How to use it: Nussbaum says this ingredient is great to use both in the morning and at night. When applied in the morning, it helps to plump the fine lines on your face. At night, she said it helps repair your skin.
What it is: Glycolic acid is a water soluble alpha hydroxy acid (AHA) that is made from sugar. It is the smallest of the AHA molecules and therefore “penetrates the best,” Nussbaum says. Its small size helps it dissolve the bonds that hold skin cells together, thereby increasing the rate of skin cell turnover and brightening the skin. The ingredient also triggers the production of collagen, which improves the firmness, thickness and elasticity of the skin, she added. Those with acne-prone skin might also appreciate that it helps keep pores clean.
How to use it: Though it can be found in many different forms, Nussbaum recommends using it as a cleanser, since it neutralizes when you wash it off.
What it is: This “extremely powerful antioxidant” (Nussbaum says some studies have found it to be even more powerful than vitamin C) is also known as a carotenoid, which gives it that bright red-orange color that is also found in carrots, salmon and tomatoes. It is naturally produced by plants, algae and bacteria and works to protect your skin against free radical damage and sun damage — which Nussbaum says break down collagen, elastin and can trigger skin cancer — by improving the DNA-repair capacity, hydration, texture and elasticity. It also poses benefits for your immune system, as astaxanthin increases immunoglobulins that help fight viruses and “even possibly melanoma,” she said.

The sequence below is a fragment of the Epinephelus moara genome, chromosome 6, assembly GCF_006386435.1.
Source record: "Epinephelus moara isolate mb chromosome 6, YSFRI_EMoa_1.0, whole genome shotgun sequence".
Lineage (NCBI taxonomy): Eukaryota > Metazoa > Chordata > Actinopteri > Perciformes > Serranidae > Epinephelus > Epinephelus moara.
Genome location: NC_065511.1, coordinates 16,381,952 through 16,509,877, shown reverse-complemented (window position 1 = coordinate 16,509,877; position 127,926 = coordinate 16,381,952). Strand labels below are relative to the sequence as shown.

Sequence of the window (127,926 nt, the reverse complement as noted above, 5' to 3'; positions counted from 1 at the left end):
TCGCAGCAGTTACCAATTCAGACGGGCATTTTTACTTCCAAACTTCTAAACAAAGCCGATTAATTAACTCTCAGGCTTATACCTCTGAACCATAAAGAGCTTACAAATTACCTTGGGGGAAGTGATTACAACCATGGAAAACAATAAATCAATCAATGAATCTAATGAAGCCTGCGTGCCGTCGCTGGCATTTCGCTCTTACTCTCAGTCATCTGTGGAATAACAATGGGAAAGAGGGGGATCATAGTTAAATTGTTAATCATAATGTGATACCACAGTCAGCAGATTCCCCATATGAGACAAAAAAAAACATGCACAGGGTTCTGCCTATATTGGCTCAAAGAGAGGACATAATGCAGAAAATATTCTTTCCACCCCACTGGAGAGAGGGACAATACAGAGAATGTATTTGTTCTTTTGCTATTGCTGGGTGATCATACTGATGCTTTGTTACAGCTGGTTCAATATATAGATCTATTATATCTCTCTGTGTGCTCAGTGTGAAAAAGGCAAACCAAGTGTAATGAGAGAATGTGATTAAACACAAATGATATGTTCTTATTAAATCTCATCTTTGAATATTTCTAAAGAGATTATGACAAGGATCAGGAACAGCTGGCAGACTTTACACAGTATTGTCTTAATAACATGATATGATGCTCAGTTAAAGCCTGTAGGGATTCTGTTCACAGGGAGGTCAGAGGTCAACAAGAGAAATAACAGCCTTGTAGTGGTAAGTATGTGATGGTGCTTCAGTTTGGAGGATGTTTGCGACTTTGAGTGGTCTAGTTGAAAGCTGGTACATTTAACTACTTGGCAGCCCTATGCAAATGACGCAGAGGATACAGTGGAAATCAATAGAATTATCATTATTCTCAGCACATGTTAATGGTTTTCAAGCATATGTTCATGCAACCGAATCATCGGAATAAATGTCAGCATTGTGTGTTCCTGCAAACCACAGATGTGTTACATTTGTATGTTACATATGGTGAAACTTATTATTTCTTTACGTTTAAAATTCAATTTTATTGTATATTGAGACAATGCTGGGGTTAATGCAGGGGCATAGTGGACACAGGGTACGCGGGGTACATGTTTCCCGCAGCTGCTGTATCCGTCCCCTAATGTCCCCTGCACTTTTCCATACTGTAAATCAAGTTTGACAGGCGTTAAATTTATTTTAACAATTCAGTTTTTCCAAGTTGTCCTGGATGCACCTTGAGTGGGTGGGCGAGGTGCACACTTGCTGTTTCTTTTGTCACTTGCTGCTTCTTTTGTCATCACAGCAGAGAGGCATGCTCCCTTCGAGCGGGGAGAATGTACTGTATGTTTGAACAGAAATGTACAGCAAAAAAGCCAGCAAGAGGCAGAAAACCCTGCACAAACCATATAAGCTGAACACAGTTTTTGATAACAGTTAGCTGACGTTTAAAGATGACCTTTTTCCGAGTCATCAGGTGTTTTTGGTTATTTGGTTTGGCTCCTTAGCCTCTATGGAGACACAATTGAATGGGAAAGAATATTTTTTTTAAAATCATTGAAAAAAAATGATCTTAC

How to use it: Though Nussbaum added that the ingredient has anti-inflammatory properties and can be good for sensitive skin, it is very potent. Since it is also relatively brand new in skin care, Nussbaum says to use this in the morning and stick to applying retinol at night.
What it is: The microbiome has become a hot topic in skin care. Protecting your microbiome helps balance your skin’s pH and also protects the skin barrier, she said. Prebiotics help feed the “good” bacteria living on the skin and discourage the growth of harmful bacteria, according to Nussbaum. How to use it: Nussbaum recommends this body moisturizer if you want to incorporate prebiotics into your skin care routine. It is formulated with the brand’s prebiotic thermal water and can be applied daily to clean skin.
What it is: On the other hand, probiotics (which are live bacteria) help the skin fight irritation and inflammation by up-regulating the skin’s immunity, Nussbaum said. They also boost ceramides and protect the skin’s lipid bilayer, which helps reduce skin conditions such as eczema, dryness, acne and UV damage. The more bacteria we have, the better skin health we have, Nussbaum added.
How to use it: This moisturizer is one way you can incorporate probiotics into your skin care routine, according to Nussbaum. It can be applied in the mornings and at night to your face and neck, and can be used alone or under oils if you want to lock in more moisture, according to the brand.